good shopping experience. Stores that are able to shift the management focus from a
Image 6. Improvement in sales per man weekly and monthly level to a daily level have much better possibilities to improve their
hour during a nine months OpEx performance and further improve their position in markets. Daily follow up of KPIs, an
programme. action-focused approach that is based on store performance, efficient daily routines and
+15% tools, efficient communication flow, clear roles and responsibilities and systematic
follow-up from the chain build a structured way of managing the daily business.

It is important to keep in mind that the above mentioned key elements of stores’ daily
management work closely together and should not be considered separately. Without
following KPIs on a daily level, you cannot be sure if the actions you have taken have a
positive effect on store performance. Further, without an efficient communication flow,
issues might not get solved before they cause problems in a store’s profitability.
Therefore all the elements are equally important and together they build a system,
where all the elements are tightly linked with each other.
Image 7. Decrease in stock levels during
a four months OpEx programme.
Sample Results
-15%
BearingPoint has helped a number of leading retail companies with large operational
excellence (OpEx) programs to improve store performance with the key elements
presented in this white paper. Results indicate measurable improvements when the right
combination of elements is tailored to each company’s specific needs and culture and
implemented through BearingPoint’s unique hands-on approach.

Metrics indicate clear improvements in sales, sales per manhour, number of customers,
shrink, gross margin as well as in stock levels and stock days. This can be seen as a result
of the right combination of key management elements implemented in a correct and
sustainable way. In the following, a few quantitative examples of results are presented.

On average, stores with new management elements have shown a 16 % increase in sales
Image 8. Decrease in write offs during a
(see image 5) and a 15% in number of customers and sales per manhour (see image 6).
four months OpEx programme
General sales growth can be seen as a result of a combination of all key elements.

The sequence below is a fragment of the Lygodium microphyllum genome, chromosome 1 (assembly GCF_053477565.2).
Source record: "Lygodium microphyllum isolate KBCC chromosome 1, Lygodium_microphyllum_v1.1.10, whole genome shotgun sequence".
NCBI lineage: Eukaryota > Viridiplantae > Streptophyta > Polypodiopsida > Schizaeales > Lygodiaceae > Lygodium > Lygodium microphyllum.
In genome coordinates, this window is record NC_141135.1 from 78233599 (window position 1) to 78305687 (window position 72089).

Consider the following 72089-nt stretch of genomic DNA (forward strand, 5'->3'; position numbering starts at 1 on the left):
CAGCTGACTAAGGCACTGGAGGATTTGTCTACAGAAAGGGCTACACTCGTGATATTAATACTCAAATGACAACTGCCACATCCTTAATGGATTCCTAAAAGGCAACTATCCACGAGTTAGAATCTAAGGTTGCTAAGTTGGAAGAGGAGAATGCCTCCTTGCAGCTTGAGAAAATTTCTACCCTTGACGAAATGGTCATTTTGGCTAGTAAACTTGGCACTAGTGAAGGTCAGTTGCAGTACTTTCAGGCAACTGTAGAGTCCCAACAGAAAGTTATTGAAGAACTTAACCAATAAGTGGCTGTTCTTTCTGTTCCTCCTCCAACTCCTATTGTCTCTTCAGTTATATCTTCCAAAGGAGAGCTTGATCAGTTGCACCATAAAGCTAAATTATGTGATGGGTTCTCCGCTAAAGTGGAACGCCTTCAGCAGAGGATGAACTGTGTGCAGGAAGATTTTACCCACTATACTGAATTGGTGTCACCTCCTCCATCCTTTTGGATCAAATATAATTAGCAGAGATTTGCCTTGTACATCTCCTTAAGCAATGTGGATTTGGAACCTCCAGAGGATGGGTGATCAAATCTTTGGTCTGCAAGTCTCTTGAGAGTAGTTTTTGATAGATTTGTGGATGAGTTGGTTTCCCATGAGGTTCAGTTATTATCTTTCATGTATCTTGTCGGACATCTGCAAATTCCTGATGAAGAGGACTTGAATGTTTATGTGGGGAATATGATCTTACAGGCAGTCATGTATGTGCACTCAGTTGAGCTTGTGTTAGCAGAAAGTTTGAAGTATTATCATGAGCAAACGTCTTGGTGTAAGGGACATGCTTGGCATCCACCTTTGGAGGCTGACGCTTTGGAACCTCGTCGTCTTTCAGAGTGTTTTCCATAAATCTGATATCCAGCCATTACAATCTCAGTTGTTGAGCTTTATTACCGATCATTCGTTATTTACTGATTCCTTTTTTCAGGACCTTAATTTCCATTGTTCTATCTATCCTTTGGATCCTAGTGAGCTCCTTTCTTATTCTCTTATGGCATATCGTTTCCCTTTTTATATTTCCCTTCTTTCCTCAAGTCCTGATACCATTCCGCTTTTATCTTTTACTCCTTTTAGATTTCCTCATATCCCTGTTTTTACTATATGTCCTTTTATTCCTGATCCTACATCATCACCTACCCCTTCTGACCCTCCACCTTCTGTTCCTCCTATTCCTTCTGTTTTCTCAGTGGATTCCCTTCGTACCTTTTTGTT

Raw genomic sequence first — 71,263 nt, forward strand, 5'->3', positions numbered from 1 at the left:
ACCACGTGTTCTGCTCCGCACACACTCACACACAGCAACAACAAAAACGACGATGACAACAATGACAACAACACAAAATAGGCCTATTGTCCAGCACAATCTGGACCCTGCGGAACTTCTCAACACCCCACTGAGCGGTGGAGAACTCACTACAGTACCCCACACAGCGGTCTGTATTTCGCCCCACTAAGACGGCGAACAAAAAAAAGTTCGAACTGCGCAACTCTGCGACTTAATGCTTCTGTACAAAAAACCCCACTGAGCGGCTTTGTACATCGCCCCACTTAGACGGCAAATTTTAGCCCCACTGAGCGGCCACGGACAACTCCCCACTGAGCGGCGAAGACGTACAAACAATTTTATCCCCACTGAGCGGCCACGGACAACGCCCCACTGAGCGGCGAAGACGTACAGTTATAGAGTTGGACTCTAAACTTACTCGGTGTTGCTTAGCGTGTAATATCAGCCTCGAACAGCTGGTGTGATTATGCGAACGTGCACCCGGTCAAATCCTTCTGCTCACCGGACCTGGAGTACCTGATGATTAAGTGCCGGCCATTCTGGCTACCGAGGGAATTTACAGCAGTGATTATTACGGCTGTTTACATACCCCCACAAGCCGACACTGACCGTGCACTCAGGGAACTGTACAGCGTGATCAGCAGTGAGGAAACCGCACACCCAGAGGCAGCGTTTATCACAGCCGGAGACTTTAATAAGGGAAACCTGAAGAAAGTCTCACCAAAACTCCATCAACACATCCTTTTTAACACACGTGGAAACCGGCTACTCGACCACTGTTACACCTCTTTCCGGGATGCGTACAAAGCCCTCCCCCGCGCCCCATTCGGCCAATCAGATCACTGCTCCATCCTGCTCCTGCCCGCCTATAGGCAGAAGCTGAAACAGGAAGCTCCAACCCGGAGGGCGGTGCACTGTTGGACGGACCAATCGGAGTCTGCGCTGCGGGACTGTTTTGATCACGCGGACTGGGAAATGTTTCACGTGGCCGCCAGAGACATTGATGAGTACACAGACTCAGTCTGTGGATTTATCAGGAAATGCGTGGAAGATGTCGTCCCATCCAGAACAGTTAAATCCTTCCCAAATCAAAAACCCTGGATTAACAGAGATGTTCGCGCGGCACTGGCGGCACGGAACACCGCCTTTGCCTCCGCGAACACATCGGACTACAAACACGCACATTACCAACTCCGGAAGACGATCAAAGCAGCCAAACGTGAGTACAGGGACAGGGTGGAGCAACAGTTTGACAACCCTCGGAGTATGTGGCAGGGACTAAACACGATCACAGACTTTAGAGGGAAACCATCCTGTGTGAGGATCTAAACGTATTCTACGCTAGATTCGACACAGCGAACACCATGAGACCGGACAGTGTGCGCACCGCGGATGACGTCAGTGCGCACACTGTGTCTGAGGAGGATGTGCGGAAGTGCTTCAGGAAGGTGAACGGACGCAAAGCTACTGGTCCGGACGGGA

-20% Growth in sales per manhour is mainly a result of a combination of sales, workforce
planning, general awareness of employees, motivational management and increased
add-on sales.

In one of the OpEx programs, BearingPoint helped a retail client to improve goods flow
in stores. By the end of the four month engagement, improvements had been
implemented to some 50 locations and significant results achieved in terms of reduced
stock and increased stock turnover, together with increased employee efficiency and
reduced write-offs (see chart 7 and 8). A key success factor for the engagement was the
implementation of a store management system to control the store goods flow. The new
management system enabled the stores, not only to execute new goods flow routines,
but also to manage all store related activities with better quality, and to control the
improved performance through aligned KPIs.

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We are BearingPoint.
Management and technology consultants.
BearingPoint is an independent management and technology consultancy managed
and owned by its Partners throughout Europe. Serving commercial, financial and public
services clients, BearingPoint focuses on offering its clients the best possible value in
terms of tangible, measurable results by leveraging business and technology expertise.
Its seamless cross-border approach, an entrepreneurial culture, long-standing relations
with reputable organisations, profound industry and functional knowledge as well as
solutions customised to clients specific needs make the company a truly trusted
adviser. BearingPoint has European roots, but operates with a global reach.

To get there. Together.


To learn more, please visit www.bearingpointconsulting.com.

Author:
Jari Laine
Operations Management

BearingPoint Finland Oy
Porkkalankatu 20
Helsinki, 00180
FINLAND

Tel: +358 10 80 2288


Fax: +358 9 321 4621

www.bearingpoint.fi

© 2010 BearingPoint. All rights reserved.